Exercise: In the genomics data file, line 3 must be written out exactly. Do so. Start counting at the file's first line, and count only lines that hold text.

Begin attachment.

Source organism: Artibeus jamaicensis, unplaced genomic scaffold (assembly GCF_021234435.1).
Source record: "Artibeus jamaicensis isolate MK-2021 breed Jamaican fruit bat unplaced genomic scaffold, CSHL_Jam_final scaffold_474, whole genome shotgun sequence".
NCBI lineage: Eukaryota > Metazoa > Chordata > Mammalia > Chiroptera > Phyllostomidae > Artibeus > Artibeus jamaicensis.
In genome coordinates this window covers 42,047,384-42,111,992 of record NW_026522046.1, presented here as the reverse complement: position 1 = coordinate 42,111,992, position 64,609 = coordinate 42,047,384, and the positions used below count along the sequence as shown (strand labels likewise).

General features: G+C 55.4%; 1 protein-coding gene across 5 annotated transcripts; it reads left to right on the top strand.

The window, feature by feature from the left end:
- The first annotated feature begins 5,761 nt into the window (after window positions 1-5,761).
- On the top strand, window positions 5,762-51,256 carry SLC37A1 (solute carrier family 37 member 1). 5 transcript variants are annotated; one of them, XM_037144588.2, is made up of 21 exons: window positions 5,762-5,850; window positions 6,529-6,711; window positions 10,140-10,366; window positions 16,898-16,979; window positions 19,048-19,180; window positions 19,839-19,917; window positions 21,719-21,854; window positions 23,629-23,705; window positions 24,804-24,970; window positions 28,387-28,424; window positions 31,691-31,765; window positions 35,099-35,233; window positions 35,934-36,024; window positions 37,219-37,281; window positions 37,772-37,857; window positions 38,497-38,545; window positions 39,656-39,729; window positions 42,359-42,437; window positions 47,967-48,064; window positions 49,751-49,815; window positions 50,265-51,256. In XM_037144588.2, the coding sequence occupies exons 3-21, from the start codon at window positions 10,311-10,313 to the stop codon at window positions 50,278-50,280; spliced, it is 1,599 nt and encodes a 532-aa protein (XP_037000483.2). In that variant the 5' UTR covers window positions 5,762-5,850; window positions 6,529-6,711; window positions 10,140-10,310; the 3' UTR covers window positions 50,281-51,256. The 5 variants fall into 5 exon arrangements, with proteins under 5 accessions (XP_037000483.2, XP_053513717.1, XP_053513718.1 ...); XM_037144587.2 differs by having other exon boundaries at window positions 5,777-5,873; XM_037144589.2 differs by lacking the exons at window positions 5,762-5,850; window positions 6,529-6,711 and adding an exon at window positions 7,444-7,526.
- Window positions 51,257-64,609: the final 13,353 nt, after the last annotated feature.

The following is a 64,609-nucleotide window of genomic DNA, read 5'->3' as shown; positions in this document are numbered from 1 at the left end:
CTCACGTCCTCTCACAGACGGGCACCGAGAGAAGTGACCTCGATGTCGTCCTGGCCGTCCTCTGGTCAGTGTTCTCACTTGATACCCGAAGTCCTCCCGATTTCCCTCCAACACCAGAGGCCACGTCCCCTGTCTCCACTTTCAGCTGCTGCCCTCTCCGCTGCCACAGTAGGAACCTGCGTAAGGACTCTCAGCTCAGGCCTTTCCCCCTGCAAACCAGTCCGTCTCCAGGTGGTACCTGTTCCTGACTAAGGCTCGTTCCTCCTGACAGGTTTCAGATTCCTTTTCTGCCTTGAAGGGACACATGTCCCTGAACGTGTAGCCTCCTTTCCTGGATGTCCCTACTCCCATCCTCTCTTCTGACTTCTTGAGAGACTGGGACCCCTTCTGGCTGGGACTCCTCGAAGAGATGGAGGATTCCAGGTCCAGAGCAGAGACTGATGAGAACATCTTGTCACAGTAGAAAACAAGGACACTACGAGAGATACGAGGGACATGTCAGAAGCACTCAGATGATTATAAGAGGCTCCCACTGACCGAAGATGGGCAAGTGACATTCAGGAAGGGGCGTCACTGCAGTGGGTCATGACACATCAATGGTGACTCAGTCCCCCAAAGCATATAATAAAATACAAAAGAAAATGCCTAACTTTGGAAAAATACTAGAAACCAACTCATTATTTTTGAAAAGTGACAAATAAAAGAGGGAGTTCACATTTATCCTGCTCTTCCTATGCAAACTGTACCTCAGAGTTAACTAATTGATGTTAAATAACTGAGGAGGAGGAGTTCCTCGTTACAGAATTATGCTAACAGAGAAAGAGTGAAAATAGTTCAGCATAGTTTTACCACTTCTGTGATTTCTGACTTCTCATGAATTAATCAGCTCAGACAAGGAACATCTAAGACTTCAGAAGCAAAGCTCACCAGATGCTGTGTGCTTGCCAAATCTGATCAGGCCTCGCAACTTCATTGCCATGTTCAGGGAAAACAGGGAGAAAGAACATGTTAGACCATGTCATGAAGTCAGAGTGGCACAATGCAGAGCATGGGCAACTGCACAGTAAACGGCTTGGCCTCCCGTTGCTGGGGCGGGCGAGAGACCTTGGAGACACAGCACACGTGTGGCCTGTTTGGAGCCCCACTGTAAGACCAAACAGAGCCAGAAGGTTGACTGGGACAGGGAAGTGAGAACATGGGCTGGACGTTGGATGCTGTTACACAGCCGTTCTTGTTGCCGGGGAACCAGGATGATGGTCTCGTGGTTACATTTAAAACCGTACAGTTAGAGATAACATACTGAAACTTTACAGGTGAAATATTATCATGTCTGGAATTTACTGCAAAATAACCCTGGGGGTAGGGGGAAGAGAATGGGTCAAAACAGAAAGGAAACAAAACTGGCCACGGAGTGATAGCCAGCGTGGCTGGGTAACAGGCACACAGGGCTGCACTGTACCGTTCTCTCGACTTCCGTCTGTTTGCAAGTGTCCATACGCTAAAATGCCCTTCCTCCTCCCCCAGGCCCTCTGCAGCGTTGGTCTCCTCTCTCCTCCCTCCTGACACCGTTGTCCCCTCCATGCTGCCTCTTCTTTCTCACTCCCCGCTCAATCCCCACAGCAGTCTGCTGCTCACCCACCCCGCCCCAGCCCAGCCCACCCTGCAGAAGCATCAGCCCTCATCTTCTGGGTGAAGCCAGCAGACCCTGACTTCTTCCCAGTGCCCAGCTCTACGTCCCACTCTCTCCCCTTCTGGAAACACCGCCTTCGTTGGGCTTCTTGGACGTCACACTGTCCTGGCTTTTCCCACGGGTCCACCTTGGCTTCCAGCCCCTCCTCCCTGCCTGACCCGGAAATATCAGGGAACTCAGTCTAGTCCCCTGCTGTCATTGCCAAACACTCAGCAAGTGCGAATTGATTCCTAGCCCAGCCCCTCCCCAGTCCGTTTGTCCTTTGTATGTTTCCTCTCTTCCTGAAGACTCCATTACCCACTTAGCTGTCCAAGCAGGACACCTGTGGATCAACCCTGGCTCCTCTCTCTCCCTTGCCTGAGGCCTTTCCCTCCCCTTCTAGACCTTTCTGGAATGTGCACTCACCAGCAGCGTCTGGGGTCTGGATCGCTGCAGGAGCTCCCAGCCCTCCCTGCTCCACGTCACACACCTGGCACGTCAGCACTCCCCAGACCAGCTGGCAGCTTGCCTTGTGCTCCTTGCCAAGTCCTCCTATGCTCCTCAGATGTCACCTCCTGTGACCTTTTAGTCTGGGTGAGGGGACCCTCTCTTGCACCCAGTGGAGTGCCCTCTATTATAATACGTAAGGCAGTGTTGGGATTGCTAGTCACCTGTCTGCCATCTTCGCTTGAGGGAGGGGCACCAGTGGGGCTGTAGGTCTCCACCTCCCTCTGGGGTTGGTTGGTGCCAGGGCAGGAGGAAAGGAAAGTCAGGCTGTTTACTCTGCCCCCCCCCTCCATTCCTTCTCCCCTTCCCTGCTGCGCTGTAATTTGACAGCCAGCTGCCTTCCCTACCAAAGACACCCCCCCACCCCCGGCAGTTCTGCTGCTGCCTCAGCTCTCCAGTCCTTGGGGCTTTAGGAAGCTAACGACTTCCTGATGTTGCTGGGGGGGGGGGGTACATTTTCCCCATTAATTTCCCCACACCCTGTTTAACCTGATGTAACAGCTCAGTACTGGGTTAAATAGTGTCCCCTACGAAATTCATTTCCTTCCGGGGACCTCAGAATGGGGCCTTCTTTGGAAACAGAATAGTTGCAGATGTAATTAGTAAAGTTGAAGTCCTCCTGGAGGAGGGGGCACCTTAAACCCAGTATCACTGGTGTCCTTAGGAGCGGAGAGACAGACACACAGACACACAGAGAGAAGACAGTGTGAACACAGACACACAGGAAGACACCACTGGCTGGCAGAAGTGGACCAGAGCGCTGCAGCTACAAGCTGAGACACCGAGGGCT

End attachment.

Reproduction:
NCBI lineage: Eukaryota > Metazoa > Chordata > Mammalia > Chiroptera > Phyllostomidae > Artibeus > Artibeus jamaicensis.